Every spring the gardener at my office will plant flower bulbs around the base of trees that line up in front of the office. The bulbs vary from year to year, from tulips to daffodils to hyacinths. They look lovely in those little patches on the sidewalk. After a month passes, the flowers fade, the leaves start to turn yellow and the gardener removes them replacing them with something else. I thought they would be stored or kept in containers for planting next spring.
One day I saw him putting the bulbs in a garbage bag so I asked. The answer; they would be dumped in the garbage. That was sad to hear. I see no point in not asking whether I can have them since they will become part of a landfill somewhere anyway, wasted for no good reason. He was happy to give them to me, and from then on, he’s been holding them for me. From one gardener (a pro) to another (an amateur). I shared them with my colleagues and neighbor. My neighbor especially, just couldn’t wrap her head around the idea of wasting perfectly good bulbs. Yes, we know they are commercially grown for garden design purposes to produce exceptionally large, colorful flowers. Their life, however, is short at one spring season. They end up as city garbage after they no longer produce pretty flowers.
I dragged bags of bulbs home for the last few years and planted, what’s left over after sharing, in our garden. I found that planting them this way, flopping leaves and all, the squirrels won’t dig them up. If I don’t have time, I let them dry out, cut the leaves off and store the bulbs for planting next spring.
I have free, healthy plants. The bulbs appreciate being rescued from a city landfill and adopted into an organic garden. They show their joy at being alive year after year, reproducing a new generation every spring for us to enjoy. Their gratitude clearly expressed both in colors and fragrance.
They have been pushing their leaves up above ground for a couple of weeks and finally opened up. A beautiful deep blue with yellow blotches, an Iris called Harmony (I. reticulata Harmony) is another flower that blossoms in early spring, and this little beauty is only 4″ above ground. Cute little thing.
I remember I bought a bag of little bulbs from one of the catalogs a couple of years ago. Put the whole bag in the ground in fall but only a few came up the following spring. Though, it is supposed to be a type of rock garden Iris that can do well with less water, I think the plot may be too dry since it is under the roof and only a quarter of it gets rain water. But, it survives year after year among the Hyacinth, with the leaves just an inch above ground now, along with Columbine (self-sown, I swear).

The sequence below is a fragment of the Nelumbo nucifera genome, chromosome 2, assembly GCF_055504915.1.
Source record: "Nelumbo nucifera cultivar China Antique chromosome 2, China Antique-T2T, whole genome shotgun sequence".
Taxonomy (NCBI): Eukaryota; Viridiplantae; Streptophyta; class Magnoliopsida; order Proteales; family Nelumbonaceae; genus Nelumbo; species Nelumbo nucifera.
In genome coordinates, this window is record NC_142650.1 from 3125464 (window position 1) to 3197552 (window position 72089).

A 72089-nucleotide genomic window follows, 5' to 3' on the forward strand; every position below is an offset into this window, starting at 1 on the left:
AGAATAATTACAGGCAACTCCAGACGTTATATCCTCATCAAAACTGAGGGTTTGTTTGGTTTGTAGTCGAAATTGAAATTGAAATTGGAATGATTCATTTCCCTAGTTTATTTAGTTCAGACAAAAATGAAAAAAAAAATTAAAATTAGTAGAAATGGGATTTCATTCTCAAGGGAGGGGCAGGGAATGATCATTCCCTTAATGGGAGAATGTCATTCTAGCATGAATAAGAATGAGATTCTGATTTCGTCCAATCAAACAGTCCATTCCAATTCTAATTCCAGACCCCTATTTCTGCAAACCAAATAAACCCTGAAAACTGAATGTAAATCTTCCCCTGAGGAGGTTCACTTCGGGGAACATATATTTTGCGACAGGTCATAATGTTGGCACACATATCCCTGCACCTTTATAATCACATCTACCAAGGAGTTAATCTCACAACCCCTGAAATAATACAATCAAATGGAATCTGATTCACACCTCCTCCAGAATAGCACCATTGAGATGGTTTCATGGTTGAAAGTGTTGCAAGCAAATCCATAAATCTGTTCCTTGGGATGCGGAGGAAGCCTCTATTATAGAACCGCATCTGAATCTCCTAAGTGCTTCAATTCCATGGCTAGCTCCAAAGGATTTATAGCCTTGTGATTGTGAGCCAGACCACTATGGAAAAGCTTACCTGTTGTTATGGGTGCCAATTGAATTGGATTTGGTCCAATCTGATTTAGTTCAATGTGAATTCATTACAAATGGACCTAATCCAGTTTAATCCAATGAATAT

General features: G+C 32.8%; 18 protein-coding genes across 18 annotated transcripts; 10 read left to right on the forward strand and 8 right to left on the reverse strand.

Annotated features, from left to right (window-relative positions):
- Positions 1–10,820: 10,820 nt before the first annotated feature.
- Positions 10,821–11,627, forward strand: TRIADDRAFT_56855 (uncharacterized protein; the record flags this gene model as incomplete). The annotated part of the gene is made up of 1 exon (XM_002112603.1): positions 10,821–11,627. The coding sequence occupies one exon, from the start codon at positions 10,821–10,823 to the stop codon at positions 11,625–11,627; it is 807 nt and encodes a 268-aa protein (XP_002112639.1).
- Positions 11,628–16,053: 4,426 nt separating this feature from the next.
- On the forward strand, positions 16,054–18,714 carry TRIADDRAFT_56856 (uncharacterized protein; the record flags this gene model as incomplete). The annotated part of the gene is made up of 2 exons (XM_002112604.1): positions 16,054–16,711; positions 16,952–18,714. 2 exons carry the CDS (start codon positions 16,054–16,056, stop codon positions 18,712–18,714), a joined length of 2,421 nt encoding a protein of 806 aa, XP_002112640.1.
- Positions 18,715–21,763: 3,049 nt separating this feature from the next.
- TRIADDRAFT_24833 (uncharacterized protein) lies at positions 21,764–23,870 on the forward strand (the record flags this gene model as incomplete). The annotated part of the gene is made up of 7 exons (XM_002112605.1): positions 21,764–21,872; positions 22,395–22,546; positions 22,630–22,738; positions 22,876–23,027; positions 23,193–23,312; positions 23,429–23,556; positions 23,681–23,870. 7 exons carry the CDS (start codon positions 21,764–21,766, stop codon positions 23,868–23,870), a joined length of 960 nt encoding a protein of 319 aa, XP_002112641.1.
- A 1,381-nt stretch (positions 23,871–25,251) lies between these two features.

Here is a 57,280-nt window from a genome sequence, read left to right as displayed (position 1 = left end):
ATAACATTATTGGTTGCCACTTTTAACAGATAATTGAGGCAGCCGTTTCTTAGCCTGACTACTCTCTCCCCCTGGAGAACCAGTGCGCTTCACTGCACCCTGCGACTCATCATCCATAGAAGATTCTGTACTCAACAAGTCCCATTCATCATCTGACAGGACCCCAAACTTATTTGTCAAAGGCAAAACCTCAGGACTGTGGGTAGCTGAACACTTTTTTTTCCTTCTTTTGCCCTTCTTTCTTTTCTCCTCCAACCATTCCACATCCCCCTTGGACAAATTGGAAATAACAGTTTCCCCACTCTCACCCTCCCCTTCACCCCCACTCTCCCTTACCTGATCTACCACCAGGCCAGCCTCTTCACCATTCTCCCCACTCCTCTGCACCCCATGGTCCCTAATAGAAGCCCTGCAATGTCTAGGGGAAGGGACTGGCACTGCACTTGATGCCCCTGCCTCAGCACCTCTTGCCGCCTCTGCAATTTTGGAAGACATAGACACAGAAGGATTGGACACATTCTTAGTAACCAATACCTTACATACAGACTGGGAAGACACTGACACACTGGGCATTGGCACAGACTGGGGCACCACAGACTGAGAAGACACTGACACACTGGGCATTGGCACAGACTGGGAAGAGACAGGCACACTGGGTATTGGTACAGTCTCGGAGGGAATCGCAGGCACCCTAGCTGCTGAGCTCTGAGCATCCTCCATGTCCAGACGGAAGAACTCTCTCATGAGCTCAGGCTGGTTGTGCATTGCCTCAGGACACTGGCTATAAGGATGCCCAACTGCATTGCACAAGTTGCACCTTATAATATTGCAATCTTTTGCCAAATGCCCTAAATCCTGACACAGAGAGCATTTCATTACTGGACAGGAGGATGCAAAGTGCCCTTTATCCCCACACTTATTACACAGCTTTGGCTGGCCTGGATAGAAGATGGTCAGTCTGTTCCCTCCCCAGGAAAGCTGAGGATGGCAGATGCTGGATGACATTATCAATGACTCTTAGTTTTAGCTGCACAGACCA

By summer there will be no sign of the iris left. It retires back under the ground to wait for next spring.
A sure sign that spring is coming is when the little Common Snowdrops (Galanthus nivalis) push themselves up above ground. Our Common Snowdrops have already blossomed with white delicate flowers like little lanterns shining spring light. Don’t let the delicate looking petals fool you, they are tougher than they look. I used to rush to look at them in the morning after a snow fall overnight or when the temperature was down to a little bit above 20 degrees to make sure that they survived. They always look happy and playful in the morning wind.
They are very easy to grow. You just put the bulbs in the ground in autumn, give them some good dirt and wait for spring to come. The deer won’t bother them.
I will have to do something about the Lily of the Valley (Convallaria majalis) that appeared to crowd this little beauty a bit too closely last year. I think I will dig some of the lilies out to provide room for the Snowdrops. As much as I don’t like growing bulbs since they will disapper underground after spring blossoming, Snowdrops are one of the exceptions.
If you want to grow something that will push your late winter depression away; I give you Snowdrops. Their appearance is a confirmation that life goes round and round; after a dark and moody winter, there will be a bright spring.